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Last post May 01, 2012 04:42 PM by nmzike
May 01, 2012 02:08 PM|LINK
I have been looking at the numerous posts regarding the use of the <form> tag in Master Pages as well as their associated content pages. Nothing really fits what I have been able
to find. Any assistance would be greatly appreciated. Here is my situation.
I am using VS 2008 3.5 and coding in C#.
I have a web site that uses master pages. On one of my pages there are two text boxes. Next to each text box is a button that when clicked opens a smaller pop up window that allows
the user to look up information stored in a database. The smaller form uses a gridview listing of the information returned from the database query generated by the value the user enters into a text box on the popup form. The user clicks on the selected row
to populate text box on the opening page.
Type cstype =
"var txtValue = document.getElementById('txtZip').value;\n"
"window.opener.form1.txtOrigin.value = txtValue;\n"
+ //<--- this is where the script cannot see form1.txtOrigin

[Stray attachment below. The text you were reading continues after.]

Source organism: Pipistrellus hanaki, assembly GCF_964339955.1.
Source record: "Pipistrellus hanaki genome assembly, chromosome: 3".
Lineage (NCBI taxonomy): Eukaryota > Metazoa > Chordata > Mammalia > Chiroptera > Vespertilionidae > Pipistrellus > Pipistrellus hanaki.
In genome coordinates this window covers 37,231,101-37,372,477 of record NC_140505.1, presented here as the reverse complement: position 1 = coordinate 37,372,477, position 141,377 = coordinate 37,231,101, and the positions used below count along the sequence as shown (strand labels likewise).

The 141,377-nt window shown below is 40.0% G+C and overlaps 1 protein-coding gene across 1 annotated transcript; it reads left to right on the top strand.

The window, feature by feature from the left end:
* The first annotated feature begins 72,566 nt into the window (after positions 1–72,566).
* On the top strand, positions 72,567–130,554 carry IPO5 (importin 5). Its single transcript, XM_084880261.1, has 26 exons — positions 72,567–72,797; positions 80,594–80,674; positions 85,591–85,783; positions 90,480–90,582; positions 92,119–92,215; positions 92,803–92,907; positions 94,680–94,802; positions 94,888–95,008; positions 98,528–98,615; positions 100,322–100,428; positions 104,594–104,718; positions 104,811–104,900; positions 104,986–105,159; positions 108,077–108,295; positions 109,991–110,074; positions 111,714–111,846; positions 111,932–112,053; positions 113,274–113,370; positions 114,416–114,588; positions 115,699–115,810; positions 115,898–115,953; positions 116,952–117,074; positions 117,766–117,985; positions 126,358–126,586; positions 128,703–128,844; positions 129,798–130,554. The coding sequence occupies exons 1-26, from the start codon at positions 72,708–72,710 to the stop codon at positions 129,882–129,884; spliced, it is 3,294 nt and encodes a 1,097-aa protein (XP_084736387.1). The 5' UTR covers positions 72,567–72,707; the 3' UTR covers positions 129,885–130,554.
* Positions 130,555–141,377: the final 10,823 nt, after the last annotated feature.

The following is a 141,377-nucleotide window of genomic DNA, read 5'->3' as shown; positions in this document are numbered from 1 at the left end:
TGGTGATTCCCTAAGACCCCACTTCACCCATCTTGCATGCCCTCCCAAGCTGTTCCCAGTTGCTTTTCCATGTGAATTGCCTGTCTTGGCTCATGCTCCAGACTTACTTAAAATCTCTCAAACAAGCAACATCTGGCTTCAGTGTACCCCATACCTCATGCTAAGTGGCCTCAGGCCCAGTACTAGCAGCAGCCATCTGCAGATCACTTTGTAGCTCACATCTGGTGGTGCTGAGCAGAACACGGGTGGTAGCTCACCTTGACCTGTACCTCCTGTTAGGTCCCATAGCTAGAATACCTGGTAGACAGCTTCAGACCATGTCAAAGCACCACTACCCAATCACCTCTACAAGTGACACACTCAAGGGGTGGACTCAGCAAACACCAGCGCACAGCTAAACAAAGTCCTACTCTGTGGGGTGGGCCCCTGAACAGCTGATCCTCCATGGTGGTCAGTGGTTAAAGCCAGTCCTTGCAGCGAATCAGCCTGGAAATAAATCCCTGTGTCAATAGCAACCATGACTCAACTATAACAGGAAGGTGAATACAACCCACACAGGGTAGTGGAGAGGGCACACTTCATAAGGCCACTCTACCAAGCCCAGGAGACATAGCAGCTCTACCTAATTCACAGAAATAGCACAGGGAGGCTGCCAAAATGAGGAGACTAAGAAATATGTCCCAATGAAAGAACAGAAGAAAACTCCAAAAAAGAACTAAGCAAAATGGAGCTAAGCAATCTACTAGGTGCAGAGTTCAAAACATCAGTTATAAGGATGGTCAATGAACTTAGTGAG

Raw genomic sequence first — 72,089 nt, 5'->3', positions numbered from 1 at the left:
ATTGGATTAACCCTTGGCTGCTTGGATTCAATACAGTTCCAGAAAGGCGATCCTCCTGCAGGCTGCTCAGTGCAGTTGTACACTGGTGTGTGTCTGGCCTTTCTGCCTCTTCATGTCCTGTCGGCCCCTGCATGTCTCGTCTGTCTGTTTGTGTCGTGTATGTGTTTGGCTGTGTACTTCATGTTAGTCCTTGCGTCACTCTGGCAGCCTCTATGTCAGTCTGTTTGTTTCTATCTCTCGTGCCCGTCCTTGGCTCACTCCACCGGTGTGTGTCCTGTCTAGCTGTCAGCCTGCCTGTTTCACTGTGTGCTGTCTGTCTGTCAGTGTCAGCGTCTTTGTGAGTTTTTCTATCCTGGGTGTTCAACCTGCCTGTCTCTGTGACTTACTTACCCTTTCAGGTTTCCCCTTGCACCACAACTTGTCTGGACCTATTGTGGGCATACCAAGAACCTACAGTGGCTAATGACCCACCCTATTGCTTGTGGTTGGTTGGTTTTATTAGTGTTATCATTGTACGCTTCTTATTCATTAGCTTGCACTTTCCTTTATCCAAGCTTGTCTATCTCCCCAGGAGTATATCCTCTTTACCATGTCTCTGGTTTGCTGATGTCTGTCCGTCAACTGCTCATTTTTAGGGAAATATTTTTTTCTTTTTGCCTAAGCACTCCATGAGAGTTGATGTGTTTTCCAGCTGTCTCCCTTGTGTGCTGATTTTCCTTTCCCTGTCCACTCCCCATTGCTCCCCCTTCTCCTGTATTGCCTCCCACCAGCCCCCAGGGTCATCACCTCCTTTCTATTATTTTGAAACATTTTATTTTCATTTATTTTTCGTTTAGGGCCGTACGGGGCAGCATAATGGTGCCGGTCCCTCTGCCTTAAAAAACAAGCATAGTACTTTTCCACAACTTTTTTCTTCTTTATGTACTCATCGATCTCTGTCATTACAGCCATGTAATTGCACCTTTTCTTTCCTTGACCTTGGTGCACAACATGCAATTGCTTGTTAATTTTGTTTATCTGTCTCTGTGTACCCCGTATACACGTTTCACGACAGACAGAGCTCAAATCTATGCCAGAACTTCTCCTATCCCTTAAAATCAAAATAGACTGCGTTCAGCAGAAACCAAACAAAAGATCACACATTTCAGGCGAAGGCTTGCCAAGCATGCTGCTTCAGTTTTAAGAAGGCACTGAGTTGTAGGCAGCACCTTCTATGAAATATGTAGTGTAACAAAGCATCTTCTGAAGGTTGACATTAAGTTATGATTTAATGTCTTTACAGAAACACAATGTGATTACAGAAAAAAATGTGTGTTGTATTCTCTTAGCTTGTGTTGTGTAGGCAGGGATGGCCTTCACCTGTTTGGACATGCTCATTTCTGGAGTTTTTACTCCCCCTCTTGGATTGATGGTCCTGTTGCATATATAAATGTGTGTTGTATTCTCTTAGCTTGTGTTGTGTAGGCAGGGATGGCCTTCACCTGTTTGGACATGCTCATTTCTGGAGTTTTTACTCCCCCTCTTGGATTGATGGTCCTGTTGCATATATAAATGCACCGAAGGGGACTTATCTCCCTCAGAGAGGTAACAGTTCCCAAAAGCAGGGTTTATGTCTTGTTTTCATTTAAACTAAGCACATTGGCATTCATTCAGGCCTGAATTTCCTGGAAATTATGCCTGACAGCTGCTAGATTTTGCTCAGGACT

int index =
string tVal = Lst.Rows[index].Cells.Text;
txtZip.Text = tVal;
is null or not an object. I will assume that is because the <form id="form1" runat="server"> exists on the master page and not the content page.
The main form is quite busy now and there really is not any clean or neat way to add a gridview to it and skip the popup window. As a matter of fact, this process is used in a
couple of places in the web site.
If someone would be kind enough to either point out how I could effectively reference the opener form's control (txtOrigin) here or provide another method to get the selected
gridview value on the popup window into the main form's textbox control, I would be very grateful.
The popup form does not use the master page.
Thanks in Advance for any assistance or direction.
May 01, 2012 03:32 PM|LINK
When you are using master pages your controls get renamed in html, so although your server-side control is called
txtOrigin, the resulting control is called something else on the client. If you view->source you'll see this.
var txtOriginID = '<%=txtOrigin.ClientID %>';
And the js your child page creates will use that var
"var txtValue = document.getElementById(txtOriginID).value;\n" +
The alternative is for your Master page to expose the ClientID property and your child page to use it;
"var txtValue = document.getElementById('" + ((MasterType)Master).OriginClientID + "').value;\n" +
May 01, 2012 04:42 PM|LINK
AidyF, Thank you. I actually just managed to gut through this. I ran across an article. My problem was in the client's idea of what the control was called, just as you explained it here. Finally got it to work. Many thanks.